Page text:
This is an important week for Intel, a company at a kind of competitive and technological crossroads.
The company is hosting its annual developers' forum in San Francisco, with chairman and former CEO Craig Barrett delivering today's keynote.
His talk comes against a backdrop of heady times for the world's largest chipmaker:
On one hand, times are really good: Intel posted strong earnings last month, its outlook was rosy, there seems to be no signs of global slowdown, PC sales continue to be robust, laptops are booming, and its only real competitor, Advanced Micro Devices, is in such a state of financial disarray that its CEO Hector Ruiz was pushed out of day-to-day control there.
But as Intel will tell you, success often-times brings contempt. Funny how when times are dire industry-wide, no one seems to cry foul over Intel's business practices.
But as soon as the company crows about its success, anti-trust and anti-competitive charges come out of the woodwork. I'm not saying Intel has been a model corporate global competitor. The company plays hard, fights hard, and probably pushes the envelope when it comes to business practices.
(See my interview with CEO Barrett in the video, at left.)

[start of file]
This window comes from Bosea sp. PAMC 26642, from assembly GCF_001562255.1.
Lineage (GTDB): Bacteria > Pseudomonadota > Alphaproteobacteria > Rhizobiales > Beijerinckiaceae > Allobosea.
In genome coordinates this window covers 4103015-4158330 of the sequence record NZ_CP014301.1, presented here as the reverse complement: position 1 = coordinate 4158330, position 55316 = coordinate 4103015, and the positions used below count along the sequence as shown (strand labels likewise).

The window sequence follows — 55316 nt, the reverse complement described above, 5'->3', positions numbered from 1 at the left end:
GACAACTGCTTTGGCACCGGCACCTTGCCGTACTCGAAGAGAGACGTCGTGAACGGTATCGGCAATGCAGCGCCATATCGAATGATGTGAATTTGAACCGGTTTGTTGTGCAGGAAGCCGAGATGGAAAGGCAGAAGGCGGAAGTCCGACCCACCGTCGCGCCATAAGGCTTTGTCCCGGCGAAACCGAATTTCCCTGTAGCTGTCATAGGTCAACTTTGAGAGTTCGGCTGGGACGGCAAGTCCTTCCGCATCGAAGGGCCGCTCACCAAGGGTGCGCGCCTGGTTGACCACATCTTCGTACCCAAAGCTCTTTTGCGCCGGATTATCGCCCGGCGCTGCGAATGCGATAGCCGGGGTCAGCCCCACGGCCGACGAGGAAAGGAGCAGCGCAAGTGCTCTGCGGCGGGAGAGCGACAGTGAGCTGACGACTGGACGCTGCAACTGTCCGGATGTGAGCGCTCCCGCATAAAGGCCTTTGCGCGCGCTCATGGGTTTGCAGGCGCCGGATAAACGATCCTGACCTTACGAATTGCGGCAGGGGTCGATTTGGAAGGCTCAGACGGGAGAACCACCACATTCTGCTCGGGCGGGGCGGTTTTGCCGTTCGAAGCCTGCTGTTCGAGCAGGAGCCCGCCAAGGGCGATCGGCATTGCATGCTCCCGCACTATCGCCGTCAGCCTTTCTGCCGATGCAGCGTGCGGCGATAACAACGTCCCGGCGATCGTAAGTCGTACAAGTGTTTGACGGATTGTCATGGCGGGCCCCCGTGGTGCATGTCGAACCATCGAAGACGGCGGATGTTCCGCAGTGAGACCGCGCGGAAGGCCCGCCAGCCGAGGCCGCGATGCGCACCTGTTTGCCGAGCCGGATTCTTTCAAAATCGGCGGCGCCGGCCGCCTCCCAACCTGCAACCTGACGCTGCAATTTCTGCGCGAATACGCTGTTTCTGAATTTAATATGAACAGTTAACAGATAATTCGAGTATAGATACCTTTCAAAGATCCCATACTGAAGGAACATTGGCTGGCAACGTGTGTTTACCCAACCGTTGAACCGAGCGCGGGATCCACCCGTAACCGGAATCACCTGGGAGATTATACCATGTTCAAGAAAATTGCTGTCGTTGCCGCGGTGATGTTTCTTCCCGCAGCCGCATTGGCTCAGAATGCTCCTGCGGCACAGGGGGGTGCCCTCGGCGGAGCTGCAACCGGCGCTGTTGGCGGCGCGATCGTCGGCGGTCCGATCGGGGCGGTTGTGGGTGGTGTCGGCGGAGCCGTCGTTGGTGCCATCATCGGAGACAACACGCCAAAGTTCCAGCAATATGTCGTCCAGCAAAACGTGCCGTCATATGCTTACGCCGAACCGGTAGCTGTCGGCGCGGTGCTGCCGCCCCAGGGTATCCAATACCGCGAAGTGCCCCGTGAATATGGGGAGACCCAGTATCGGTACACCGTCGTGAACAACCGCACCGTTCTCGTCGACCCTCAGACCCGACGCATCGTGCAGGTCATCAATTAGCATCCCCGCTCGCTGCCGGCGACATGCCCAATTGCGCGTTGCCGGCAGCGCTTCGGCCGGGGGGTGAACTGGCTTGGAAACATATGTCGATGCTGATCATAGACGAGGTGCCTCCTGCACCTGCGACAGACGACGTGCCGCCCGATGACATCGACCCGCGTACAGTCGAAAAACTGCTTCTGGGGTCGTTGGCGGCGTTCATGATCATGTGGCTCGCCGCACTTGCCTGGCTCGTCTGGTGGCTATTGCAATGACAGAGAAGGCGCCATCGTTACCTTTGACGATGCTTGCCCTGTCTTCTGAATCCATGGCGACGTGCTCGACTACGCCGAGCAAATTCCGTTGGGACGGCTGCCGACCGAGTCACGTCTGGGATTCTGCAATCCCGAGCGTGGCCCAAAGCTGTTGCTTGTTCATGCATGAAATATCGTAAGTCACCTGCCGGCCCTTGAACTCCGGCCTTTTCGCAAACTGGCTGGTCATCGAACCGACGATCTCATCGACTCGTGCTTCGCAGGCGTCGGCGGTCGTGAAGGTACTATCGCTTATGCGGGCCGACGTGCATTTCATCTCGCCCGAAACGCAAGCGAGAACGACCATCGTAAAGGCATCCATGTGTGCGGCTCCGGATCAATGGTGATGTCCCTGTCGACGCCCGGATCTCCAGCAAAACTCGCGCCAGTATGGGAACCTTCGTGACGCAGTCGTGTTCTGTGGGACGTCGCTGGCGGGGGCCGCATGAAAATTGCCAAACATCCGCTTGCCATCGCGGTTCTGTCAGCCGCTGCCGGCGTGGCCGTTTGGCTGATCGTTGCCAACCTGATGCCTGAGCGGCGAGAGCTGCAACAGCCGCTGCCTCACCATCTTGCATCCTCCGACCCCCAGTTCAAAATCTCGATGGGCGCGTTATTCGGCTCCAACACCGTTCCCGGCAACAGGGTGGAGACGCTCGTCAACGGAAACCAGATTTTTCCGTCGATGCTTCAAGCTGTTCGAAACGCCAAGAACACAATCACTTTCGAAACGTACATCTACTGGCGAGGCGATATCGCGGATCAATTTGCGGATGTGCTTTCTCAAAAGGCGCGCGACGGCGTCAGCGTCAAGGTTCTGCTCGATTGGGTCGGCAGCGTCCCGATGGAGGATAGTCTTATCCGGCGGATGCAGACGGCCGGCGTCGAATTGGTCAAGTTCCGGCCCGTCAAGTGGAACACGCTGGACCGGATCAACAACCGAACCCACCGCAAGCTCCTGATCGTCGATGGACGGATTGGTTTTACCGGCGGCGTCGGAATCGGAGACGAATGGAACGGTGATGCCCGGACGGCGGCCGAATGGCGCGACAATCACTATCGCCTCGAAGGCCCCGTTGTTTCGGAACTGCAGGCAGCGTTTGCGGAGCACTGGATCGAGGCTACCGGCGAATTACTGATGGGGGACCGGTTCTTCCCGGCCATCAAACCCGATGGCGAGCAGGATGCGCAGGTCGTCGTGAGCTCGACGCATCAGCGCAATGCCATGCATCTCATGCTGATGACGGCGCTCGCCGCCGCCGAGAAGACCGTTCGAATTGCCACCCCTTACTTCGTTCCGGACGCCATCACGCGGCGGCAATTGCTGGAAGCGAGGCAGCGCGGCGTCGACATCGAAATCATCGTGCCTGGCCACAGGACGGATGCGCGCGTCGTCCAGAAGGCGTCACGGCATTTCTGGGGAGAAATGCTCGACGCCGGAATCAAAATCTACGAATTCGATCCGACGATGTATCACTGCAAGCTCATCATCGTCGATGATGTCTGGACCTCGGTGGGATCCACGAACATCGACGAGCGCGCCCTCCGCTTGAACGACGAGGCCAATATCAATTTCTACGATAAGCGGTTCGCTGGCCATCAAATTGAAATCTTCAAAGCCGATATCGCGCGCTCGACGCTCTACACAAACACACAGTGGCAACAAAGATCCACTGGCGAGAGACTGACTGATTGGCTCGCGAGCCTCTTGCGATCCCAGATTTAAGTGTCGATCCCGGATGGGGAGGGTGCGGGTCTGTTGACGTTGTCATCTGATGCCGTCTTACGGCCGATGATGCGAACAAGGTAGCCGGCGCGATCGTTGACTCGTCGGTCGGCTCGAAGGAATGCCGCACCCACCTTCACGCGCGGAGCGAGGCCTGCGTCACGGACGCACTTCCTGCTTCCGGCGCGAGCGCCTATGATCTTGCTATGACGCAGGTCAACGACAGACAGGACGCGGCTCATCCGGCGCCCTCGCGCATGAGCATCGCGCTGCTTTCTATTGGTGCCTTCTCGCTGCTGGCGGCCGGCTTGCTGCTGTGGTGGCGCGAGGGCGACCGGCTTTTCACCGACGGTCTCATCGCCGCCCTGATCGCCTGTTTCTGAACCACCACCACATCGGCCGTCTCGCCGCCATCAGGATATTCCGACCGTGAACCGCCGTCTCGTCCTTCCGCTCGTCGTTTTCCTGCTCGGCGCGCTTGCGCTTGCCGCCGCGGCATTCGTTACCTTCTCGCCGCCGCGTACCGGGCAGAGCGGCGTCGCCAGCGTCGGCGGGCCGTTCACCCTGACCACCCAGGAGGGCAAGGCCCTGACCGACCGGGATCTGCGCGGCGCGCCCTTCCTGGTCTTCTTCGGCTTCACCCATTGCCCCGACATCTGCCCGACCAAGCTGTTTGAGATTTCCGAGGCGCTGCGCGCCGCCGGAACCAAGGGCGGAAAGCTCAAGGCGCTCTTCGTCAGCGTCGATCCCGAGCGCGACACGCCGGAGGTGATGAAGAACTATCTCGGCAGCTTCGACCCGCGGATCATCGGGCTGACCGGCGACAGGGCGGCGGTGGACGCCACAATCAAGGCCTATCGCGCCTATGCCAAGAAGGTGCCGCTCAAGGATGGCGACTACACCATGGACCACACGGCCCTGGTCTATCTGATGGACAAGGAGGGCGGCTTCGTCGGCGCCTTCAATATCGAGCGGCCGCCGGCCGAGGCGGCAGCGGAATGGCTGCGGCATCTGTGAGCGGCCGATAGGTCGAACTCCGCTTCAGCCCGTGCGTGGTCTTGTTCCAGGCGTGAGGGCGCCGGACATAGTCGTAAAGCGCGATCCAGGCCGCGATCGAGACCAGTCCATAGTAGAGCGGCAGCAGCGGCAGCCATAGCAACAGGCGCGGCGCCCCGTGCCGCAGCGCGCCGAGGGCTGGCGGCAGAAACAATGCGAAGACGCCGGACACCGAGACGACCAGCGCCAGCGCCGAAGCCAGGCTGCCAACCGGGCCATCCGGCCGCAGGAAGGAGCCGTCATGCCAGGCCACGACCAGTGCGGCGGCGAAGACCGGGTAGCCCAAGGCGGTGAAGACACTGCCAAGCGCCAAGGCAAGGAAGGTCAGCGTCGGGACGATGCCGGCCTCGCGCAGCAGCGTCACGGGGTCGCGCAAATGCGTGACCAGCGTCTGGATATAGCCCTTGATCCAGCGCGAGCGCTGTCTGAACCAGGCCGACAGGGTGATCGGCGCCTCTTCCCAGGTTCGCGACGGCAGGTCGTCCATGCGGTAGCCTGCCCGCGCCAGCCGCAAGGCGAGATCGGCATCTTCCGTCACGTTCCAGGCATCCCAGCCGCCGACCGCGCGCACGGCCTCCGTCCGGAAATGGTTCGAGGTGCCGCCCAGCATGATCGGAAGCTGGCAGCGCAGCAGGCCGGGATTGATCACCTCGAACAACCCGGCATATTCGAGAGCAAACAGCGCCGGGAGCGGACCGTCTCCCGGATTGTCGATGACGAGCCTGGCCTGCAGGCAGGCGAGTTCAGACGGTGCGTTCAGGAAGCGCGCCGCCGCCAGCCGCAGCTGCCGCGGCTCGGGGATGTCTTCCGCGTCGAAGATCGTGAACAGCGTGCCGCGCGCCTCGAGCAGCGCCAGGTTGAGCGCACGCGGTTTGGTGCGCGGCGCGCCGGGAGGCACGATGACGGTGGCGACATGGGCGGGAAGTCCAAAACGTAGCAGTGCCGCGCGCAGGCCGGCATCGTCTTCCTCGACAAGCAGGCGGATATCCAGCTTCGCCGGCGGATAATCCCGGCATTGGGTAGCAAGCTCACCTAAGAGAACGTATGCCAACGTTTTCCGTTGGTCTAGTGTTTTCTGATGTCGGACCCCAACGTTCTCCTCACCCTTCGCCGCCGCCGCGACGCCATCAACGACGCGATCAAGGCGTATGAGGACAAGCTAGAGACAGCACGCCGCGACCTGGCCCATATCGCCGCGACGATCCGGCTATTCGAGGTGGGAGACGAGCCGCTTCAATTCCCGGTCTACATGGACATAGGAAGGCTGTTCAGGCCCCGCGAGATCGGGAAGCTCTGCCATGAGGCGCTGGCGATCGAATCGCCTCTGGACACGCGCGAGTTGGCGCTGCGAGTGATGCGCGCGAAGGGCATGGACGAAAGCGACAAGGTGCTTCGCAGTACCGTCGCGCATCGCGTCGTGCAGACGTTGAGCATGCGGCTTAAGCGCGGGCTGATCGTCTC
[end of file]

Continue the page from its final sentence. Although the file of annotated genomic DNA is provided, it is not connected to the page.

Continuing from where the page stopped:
So there are a number of investigations under way. The New York State Attorney General, European Union, South Korea, Japan and others are after this company. In a big way. And who knows whether any of these charges will stick. And what it could cost the company in penalties and PR.
In the meantime, Intel continues to innovate, and its Core i7 and Atom microprocessors have been enormously well received. Hewlett-Packard (reporting earnings later Tuesday), which had been migrating more toward AMD chips recently, swung the other way yesterday by unveiling three new laptops all running Intel chips instead.
HP apparently sees Intel as a way to give it a competitive edge over rival Dell -- which is also relying more on AMD chips recently, which has been enjoying a kind of marketplace renaissance of its own lately.
Barrett's speech focused on Intel's opportunities overseas and why all of tech needs to follow its lead.
Barrett visits 30 countries a year as a kind of modern day tech-industry Johnny Appleseed, bringing electronic innovation to regions that don't have it; using tech to lift people out of poverty, raise their standards of living, healthcare and education.
A billion people online around the world today leaves 5 billion more who aren't: an incredible market opportunity not just for Intel, but for IBM, Microsoft, Cisco and so many others. He pushed Intel's WiMax -- high speed but comparatively low-cost wireless gear -- big time, saying it will touch millions of people globally by year's end.
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